Writer’s greatest Catholic moment (so far).

I have had, as we all have, many good moments in my life as a Catholic (greatly outweighing the inevitable bad ones); but yesterday was one of the very best. Have I ever, I try to recall, had such a vivid sense of how glorious it is to be a Catholic, of the transcendent splendour of the Catholic life? Probably, but I wonder if any liturgy ever passed off with such an exultant sense of joyful celebration?

I am referring, as some of you who read my last post may have surmised, to the reception of 11 sisters led by their mother Superior (all the active ones) now formerly of the Community of St Mary the Virgin in Wantage, into the Catholic Church, and their formal erection (joined by another former Anglican sister who had already been received) as a new community by the Ordinary of the Ordinariate of Our Lady of Walsingham, Mgr Keith Newton.

Read more

“Renegade” Episcopal Rector explains why he decided to become a Catholic priest.

The Rev. David Ousley was baptized a Methodist in 1951, was ordained a priest of the Episcopal Church in 1979, and left it in 1999 for the Anglican Church in America.

And on Saturday, this 61-year-old married father of three will make one more ecclesiastical leap: he will be ordained a priest of the Roman Catholic Church in a 11 a.m. Mass at Holy Cross Church in Mount Airy.

He is “swimming the Tiber,” as Anglicans call conversion to Catholicism — a reference to the river that runs through Rome — but the white-bearded Ousley will not emerge from his swim on some strange and foreign shore.

Read more

Editor’s note: You don’t have to be a renegade to experience metanoia … a profound change of heart and subsequent spiritual conversion. Witness the power of God’s grace in the life of this man … and this man’s willingness to cooperate with that divine grace.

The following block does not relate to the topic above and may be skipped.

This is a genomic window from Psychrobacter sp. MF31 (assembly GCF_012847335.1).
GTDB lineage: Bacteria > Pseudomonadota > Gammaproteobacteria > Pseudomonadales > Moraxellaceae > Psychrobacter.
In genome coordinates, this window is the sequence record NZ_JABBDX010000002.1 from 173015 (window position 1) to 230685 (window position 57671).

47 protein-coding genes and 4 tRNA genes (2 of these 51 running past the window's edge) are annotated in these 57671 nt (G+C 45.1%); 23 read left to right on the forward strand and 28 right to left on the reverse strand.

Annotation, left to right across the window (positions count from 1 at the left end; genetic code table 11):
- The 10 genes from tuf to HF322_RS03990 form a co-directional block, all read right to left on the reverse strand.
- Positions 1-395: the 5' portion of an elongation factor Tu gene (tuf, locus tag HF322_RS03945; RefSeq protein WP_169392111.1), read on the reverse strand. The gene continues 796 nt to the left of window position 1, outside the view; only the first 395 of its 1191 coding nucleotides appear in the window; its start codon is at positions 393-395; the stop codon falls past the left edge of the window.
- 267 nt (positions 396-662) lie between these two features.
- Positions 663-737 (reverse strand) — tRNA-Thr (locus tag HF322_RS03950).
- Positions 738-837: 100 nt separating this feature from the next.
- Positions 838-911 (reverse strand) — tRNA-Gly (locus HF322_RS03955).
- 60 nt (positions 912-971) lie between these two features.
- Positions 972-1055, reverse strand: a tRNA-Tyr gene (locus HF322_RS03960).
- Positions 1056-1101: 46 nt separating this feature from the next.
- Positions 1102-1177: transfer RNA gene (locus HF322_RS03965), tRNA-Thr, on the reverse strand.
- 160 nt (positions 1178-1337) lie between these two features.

My “pick” for the most significant Catholic Church event of 2011: Pope Benedict’s Anglican Ordinariate Initiative.

by Doug Lawrence

In a church that acts with glacial speed, which took longer than a biblical generation (40+ years) merely to address the errors of the hasty, post-Vatican II translation of the Novus Ordo Mass, and which spent the same amount of time aimlessly pursuing fruitless and often “wacky” efforts at ecumenicism … a novel, papal initiative that actually achieved substantial and measurable positive results … right here and right now, in spite of certain negative political consequences … should not go unheralded.

Such is the nature of the new Anglican Ordinariate, conceived by Pope Benedict XVI in 2009, which made it not only possible … but extraordinarily practical … for large blocks of disaffected Anglicans, from all around the world … to finally return to the Catholic Church, with their dignity and their distinctive Christian faith intact.

The first group of Anglicans/Episcopalians were received into the Catholic Church on January first, 2011 … and they’re still coming!

While there is no substitute for prayer, it’s nice to see some decisive and positive action by the Catholic Church … especially when it comes from the very top.

So here’s to Pope Benedict … for actually getting something done, in 2011!

Benedict also deserves much credit for making the Extraordinary Form of the Latin Mass more available to the faithful, and for the latest, revised Roman Missal, which goes a long way toward fixing liberal abuses of the liturgy that have for so long, served to quietly and insidiously undermine and erode the faith of Catholics, everywhere. He’s also proved himself to be an excellent catechist, in general.

God bless Pope Benedict XVI and God bless his Holy Church! 


Senior Anglicans: Pope’s Anglican Initiative “Insensitive”. (I Wonder How They Classify Henry VIII’s?)

Senior Church of England figures have attacked Pope Benedict XVI’s offer to disillusioned Anglicans to convert to Catholicism, describing it as “predatory” and “insensitive”.

Read more

Editor’s note: These guys ain’t seen nothin’ yet!